We hear lots about the Obama administration building a coalition to confront ISIS – but we have yet to hear who and their contributions. There’s a priority to develop an Arab coalition to fight this scourge, and of course the first country we are turning to for that is Saudi Arabia. However, there is another country, which has been a stalwart ally of America in the Middle East and is fighting against Islamic jihadists right now — Egypt.
Egyptian leaders — unlike our own – seem to “get” the strategic perspective on combating Islamic terrorism and jihadism. As reported by CNS News, “During Secretary of State John Kerry’s weekend visit to Cairo, his Egyptian counterpart pushed for the new international focus on countering terrorism to go beyond Syria and Iraq, arguing that the same ideology espoused by the jihadists there is driving other Islamist extremists, including those in Egypt’s neighboring territories. A spokesman for President Abdul Fattah el-Sisi said that in talks with Kerry the president had “stressed that any international coalition against terrorism must be a comprehensive alliance that is not limited to confront a certain organization or to curb a single terrorist hotbed but must expand to include all the terrorist hotbeds across the Middle East and Africa.”
I have a one-word response: Amen!
Why haven’t we heard one single Western leader state the exact same thing and understand this is a strategic conflagration of global consequences? Instead we have more equivocating and deliberating by Western leaders to come up with “nuanced” language that fits into some PC box so as to not offend.
Egypt along with another Arab nation, the United Arab Emirates, has engaged in air strikes against Islamist militias in neighboring Libya. We also know the al-Sisi government in Egypt ousted the Muslim Brotherhood government to the chagrin of the Obama administration. And it is Egypt who has taken a hard line stance against the Islamic terrorist group, Hamas. So why aren’t we getting commitments from Egypt and UAE to combat the Islamo-fascist ideology and to first defeat ISIS? Perhaps there is a trust factor?In a most revealing statement, during a joint press appearance with Kerry, Foreign Minister Sameh Shukri underlined the point, calling for a fight against Islamist terrorists “wherever they may be.” “I support the international efforts to fight terrorism and work on supporting these efforts, and support the necessary measures to put an end to this phenomenon, whether in Iraq, Libya, any part of the Arab world, or in Africa,” he said. CNS says, “in reply to a question about possible links between ISIS and Ansar Bayt al-Maqdis, a terrorist group based in the Sinai peninsula, he said the two organizations were linked through a common ideologically and vision, even if they portray themselves differently.”
Wow! Now compare that to Kerry’s statement about, “a very significant counter-terrorism operation that has many moving parts which will be conducted over time.” Gee, is there any possibility we could trade our Secretary of State for the Egyptian Foreign Minister? Mr. Shukri understands that at a strategic level we must defeat the ideology and the global Islamist movement – it’s not about just a group here or there. That’s what a dedicated campaign plan should entail, not what Obama presented last week Wednesday.And in what has to be the most clarity I’ve seen, Foreign Minister Shukri stated per CNS, “We believe that this extremist, exclusionary ideology is common among all terrorist organizations,” adding that Egypt monitors cooperation between such groups and recognizes that they pose threats across borders between national states. “They want to eliminate these states so that this extremist ideology will prevail.” Shukri said Egypt believed defeating terrorism was “a collective responsibility.” “There should be agreement between members of the international community to eliminate these phenomena wherever they may be.”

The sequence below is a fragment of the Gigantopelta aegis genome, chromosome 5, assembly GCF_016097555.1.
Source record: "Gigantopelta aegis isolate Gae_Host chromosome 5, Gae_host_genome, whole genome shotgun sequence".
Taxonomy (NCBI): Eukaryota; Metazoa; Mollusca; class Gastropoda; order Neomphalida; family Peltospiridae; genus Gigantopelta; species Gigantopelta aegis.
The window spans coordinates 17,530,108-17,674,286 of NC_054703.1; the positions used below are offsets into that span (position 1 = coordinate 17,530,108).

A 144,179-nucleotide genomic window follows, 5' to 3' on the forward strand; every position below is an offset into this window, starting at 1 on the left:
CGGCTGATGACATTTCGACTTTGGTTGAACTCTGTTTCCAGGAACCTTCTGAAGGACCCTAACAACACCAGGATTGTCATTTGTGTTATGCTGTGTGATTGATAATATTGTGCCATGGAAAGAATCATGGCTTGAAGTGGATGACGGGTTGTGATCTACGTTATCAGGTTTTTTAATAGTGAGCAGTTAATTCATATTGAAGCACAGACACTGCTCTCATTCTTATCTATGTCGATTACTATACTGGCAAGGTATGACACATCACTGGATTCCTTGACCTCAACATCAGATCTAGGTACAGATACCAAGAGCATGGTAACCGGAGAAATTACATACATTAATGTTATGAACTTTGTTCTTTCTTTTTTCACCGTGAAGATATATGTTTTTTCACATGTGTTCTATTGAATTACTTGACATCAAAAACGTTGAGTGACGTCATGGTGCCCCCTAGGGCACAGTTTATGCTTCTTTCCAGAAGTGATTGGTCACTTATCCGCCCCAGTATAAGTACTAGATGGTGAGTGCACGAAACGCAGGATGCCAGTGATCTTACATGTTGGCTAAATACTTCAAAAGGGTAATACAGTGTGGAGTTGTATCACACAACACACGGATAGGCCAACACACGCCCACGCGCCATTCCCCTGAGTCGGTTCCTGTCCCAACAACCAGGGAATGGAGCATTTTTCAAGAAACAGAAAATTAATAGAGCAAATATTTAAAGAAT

Now that is a definitive statement of the intent of the global Islamist movement.
The rift between the U.S. and Egypt — actually between Obama and Egypt — is a result of a differing view of the Muslim Brotherhood, a veteran Islamist organization which Obama views as a legitimate political force and Egypt sees as a terrorist group. CNS reports that “Sisi, in his then capacity as military chief, toppled the Islamist organization’s ruling administration in July 2013 and cracked down on its leaders, from former President Mohamed Morsi down.” Of course we all know it was Obama who invited the Muslim Brotherhood to his University of Cairo speech in 2009, placing their members front and center.
I always take what the Saudis say with a grain of salt, however this I can agree with. Last week Saudi Foreign Minister Prince Saud al-Faisal stated, after meeting with Kerry and representatives from 10 Arab countries pledged to tackle ISIS, about the need for a “comprehensive” approach to the problem that “extends to deal with this terrorism that strikes Libya, Lebanon, Syria, Iraq, and Yemen.” He said those countries had become safe havens for “these organizations and their networks, in particular with regard to the transfer of weapons and ammunition to them and among them.” And by the way, Saudi Arabia is a close ally of Sisi’s Egypt and is strongly opposed to the Muslim Brotherhood.
The fault lines are drawn between Islamist supporting states (Qatar, Turkey, Kuwait, Iran) and non-Islamist supporting states (Egypt, UAE, and perhaps Saudi Arabia). Unfortunately we have seen with whom Obama is willing to meet and negotiate, that message is clear in the region. There is a potential coalition but they want to see commitment and leadership.